SC reserves judgement on PIL seeking anti-torture law; fulfilment of international commitments can’t be subject of petition, bench says
The Supreme Court reserved the judgement on a petition seeking direction regarding the delay in defining and enacting a law in connection with torture
SC reserved its judgement on a petition seeking direction regarding the delay in defining and enacting a law in connection with torture
The petitioner sought that SC take onus of enactment of the law as governments have failed to do the same
The PIL also sought to empower agencies like the NHRC with capabilities to implement its orders
New Delhi: The Supreme Court on Thursday reserved its judgement on a petition seeking direction regarding the delay in defining and enacting a law in connection with torture in accordance with the United Nations' Convention Against Torture, of which India is a signatory.
The petition was filed by advocate and former law minister Ashwini Kumar, who sought that the apex court take onus of enactment of the law as governments have failed to do the same.
A three-judge bench, comprising of Chief Justice of India (CJI) Ranjan Gogoi and Justices Dinesh Maheswari and Sanjiv Khanna, reserved the judgement, stating that fulfilment of international commitments cannot be a subject of the petition. The PIL asked the court to enact a law for witness protection in accordance with international conventions.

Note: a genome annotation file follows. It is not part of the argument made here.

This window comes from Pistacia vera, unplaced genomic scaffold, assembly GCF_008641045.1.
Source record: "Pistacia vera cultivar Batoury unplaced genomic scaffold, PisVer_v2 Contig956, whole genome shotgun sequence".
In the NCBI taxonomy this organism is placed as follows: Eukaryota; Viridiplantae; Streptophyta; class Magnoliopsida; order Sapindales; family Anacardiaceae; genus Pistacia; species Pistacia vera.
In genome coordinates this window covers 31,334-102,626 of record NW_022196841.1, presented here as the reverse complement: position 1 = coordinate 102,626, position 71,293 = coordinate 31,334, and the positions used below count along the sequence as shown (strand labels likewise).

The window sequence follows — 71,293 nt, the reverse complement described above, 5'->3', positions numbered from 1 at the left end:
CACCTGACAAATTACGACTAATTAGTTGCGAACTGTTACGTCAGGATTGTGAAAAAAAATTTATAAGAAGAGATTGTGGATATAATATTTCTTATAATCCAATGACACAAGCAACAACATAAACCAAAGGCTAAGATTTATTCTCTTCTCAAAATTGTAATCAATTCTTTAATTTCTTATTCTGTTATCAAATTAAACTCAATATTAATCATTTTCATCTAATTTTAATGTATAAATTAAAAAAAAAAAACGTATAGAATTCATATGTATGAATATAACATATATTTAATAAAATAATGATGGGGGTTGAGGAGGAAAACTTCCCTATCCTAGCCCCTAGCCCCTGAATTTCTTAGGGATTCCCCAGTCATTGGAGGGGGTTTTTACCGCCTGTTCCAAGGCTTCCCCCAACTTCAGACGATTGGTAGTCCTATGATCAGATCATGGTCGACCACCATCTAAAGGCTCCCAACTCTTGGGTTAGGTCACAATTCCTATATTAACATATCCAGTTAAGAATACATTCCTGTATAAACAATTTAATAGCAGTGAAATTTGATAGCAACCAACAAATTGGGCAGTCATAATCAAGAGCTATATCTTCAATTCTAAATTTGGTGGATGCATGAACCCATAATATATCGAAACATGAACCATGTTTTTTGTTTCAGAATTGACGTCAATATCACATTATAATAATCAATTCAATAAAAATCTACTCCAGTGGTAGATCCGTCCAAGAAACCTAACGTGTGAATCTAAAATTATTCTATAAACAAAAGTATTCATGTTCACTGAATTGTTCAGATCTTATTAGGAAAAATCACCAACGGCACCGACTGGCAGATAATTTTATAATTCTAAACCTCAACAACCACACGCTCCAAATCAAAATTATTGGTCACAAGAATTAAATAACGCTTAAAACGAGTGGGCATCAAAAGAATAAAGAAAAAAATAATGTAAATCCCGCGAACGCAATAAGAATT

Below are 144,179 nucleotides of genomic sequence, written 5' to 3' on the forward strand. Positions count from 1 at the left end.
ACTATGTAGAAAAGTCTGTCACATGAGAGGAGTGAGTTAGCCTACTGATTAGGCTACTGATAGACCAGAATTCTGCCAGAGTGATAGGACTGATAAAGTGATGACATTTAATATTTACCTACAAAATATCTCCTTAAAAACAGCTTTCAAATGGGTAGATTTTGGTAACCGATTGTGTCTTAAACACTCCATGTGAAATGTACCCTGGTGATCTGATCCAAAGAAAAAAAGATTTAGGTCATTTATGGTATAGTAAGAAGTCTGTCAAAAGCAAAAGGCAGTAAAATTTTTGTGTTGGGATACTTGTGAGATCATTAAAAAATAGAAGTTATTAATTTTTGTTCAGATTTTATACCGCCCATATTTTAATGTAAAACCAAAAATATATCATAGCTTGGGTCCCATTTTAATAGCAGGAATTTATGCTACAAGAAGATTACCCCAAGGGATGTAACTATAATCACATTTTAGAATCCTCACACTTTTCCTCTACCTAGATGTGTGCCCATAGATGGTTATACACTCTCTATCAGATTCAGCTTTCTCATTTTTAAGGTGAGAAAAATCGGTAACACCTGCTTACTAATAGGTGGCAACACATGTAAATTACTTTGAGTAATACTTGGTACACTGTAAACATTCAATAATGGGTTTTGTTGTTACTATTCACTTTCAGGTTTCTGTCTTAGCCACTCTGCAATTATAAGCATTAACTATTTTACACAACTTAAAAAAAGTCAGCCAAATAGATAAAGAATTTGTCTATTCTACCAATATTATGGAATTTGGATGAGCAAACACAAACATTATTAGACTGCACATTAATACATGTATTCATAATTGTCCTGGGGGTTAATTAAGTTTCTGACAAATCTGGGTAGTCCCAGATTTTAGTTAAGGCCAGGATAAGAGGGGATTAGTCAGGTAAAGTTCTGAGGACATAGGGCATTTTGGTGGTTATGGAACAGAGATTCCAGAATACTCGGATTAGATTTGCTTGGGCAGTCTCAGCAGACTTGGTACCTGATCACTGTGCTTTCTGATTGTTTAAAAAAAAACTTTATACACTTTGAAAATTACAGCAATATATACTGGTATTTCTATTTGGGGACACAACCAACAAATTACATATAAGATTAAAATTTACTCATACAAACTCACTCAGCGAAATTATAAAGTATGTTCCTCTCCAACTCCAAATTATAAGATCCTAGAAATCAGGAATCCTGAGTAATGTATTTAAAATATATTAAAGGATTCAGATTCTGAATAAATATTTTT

On Wednesday, SC had accorded a day-long hearing to the PIL which sought the formation of the law since India was a signatory to the United Nations' Convention on Torture. Miffed by Kumar’s statement about the court not giving time to this case, the bench told Kumar that while the apex court hears his PIL, he will have to deal with grievances of "1.3 billion people which is half of the population of the world".
The former law minister said that India is a signatory of the United Nations' Convention Against Torture since 1997. He also pointed that out five persons are killed every day in custody in India and that only seven countries are yet to frame it.
The PIL was filed by Kumar in 2016 and was disposed of in November 2017. Kumar told the apex court that no steps had been taken to implement the Prevention of Torture Bill 2010 even after it was passed by the Lok Sabha on 6 May, 2010 and recommended by a Select Committee of the Rajya Sabha of which he had been the chairman.
Earlier, the apex court had directed chief secretaries of all state governments to give their feedback on the Centre's draft law to prevent custodial torture and inhuman treatment within a period of three weeks.
Kumar’s PIL also sought to empower agencies like the National Human Rights Commission with capabilities to implement its orders.
(With inputs from agencies)
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